The Companion Piece
Promotional campaign for an evening-length performance
Neo Vaudeville. With a meta-theatrical twist. Old + New. These were my takeaways from the first client meeting. This is of one those projects that suprisingly resembles the messy scribbles made at that first meeting.
I art directed photography of the three actors and did extensive rebuilding and retouching. The final product emulates the tinted, slightly gaudy photography of the Vaudeville era. We even ran a limited edition of posters for which I created a sticker of the title of the piece, to emulate the old fashioned, wheat-pasted “EXTENDED” signs of yore.
To my great delight, the set designer faithfully hand-painted the main character's image on a 30' theatrical drop for use in the actual performance.
Breaking It Down: Shotgun Players at 20
Oral and visual history book for a theatre company
A soup-to-nuts project where I served as project manager, art director, production artist, photo editor, color retoucher and print manager.
The challenge: bring to life the dramatic evolution of this risk-taking troupe. Shotgun Players, born in the basement of a pizza parlor, had 20 years later become the owners of the nation’s first 100% solar-powered theater. I built the book on a three-act structure, assembling hundreds of vivid photos, anecdotal recollections, personal essays, production design sketches, illustrations by R. Black, and an index of personnel with original poster art for every play. The book is a spirited, comprehensive history. We began working on this 208-pager in August, printed it overseas and —miraculously— had it in hand by mid-December. Lickity split!
Breaking It Down is for sale here.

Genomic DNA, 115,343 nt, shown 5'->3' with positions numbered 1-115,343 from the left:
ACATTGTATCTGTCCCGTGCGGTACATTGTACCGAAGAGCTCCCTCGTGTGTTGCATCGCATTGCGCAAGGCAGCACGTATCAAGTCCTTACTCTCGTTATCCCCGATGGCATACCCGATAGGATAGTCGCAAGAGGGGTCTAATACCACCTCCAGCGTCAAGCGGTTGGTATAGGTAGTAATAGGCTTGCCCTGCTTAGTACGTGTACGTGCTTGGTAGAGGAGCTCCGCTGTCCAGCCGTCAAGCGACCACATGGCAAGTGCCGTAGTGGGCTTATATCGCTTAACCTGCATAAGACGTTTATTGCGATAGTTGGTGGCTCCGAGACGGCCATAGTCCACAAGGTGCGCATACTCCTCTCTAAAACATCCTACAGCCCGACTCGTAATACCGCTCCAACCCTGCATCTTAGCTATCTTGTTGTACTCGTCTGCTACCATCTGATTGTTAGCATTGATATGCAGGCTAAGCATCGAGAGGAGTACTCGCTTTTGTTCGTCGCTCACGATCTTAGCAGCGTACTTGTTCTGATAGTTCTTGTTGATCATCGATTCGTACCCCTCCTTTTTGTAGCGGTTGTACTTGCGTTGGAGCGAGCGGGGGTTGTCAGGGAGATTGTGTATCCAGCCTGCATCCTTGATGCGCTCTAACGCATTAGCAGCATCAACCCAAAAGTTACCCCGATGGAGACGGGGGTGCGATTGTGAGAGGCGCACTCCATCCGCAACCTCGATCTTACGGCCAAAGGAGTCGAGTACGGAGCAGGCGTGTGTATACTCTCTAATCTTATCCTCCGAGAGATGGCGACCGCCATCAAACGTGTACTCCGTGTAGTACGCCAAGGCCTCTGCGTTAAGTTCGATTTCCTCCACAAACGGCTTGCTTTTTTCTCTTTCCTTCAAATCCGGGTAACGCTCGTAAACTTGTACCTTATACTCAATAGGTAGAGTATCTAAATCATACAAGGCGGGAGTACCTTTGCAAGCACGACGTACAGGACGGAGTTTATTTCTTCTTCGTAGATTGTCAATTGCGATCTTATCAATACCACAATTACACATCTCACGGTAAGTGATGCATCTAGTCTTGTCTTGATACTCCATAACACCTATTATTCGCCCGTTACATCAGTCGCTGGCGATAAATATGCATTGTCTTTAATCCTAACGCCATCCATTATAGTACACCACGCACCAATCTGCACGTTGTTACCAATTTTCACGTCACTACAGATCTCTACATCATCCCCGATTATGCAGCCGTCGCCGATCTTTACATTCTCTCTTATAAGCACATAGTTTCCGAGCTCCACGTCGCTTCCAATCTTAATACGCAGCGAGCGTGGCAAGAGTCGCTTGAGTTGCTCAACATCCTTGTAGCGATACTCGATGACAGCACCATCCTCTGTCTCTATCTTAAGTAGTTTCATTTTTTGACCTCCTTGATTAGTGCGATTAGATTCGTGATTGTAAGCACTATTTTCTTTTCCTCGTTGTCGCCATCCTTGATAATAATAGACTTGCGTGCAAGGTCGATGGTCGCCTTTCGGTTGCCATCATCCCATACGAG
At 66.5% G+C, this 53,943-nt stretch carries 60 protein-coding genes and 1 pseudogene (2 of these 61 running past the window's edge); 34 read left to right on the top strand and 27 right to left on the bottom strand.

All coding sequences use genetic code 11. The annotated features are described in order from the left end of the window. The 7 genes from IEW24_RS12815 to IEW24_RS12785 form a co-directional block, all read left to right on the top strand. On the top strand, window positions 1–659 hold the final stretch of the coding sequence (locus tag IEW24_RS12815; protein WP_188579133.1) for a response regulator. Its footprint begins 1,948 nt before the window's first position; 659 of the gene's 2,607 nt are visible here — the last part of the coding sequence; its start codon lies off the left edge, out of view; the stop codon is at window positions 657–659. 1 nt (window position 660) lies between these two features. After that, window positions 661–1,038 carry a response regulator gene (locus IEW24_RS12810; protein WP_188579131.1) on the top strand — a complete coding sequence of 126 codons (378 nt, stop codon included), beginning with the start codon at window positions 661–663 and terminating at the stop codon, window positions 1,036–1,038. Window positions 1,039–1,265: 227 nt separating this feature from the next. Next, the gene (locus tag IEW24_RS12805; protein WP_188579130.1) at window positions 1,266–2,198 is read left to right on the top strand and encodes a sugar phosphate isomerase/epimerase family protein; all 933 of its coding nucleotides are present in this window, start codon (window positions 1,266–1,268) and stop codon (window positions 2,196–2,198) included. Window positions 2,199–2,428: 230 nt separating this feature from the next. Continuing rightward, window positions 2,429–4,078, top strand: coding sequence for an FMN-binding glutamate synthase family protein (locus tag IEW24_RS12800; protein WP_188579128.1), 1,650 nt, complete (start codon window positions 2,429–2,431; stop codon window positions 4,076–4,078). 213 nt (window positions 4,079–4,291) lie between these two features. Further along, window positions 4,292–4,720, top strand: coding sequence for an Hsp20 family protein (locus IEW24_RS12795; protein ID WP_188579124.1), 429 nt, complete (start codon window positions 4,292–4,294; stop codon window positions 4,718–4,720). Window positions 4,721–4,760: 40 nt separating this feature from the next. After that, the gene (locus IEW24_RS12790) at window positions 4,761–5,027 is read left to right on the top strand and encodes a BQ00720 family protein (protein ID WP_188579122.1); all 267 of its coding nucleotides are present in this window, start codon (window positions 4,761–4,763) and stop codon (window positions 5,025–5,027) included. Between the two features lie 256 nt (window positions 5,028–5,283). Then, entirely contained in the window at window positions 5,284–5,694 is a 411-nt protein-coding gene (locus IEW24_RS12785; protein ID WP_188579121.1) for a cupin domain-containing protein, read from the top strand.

The Field Identity Facelift
Graphic overhaul for New York City arts advocacy non-profit
Longtime client The Field approached me with a desire to update their visual identity on the eve of their 25th Anniversary. They were not interested in creating something completely different; they preferred to refresh their existing materials in order to reinforce their long history of helping emerging artists find their way. With a few simple type modifications, some judicious cropping, and guidelines for the placement of their logo on materials, I gave them something that felt familiar to their clientele but that freed the organization from a feeling of being stuck in the past.
The Aurora Campaign
Capital campaign system
Berkeley’s Aurora Theatre Company launched a $2.1 million capital campaign for a buildout of their existing space. Taking over a portion of an adjacent warehouse meant taking a metaphorical sledgehammer to a wall. I worked closely with both the campaign manager and the copywriter to create a striking, singular and participatory set of fundraising tools that yielded results.
Visual elements repurposed from the organization’s existing materials lent the materials a familiarity with the tradition of the theatre while bold statement art generated excitement for the expansion.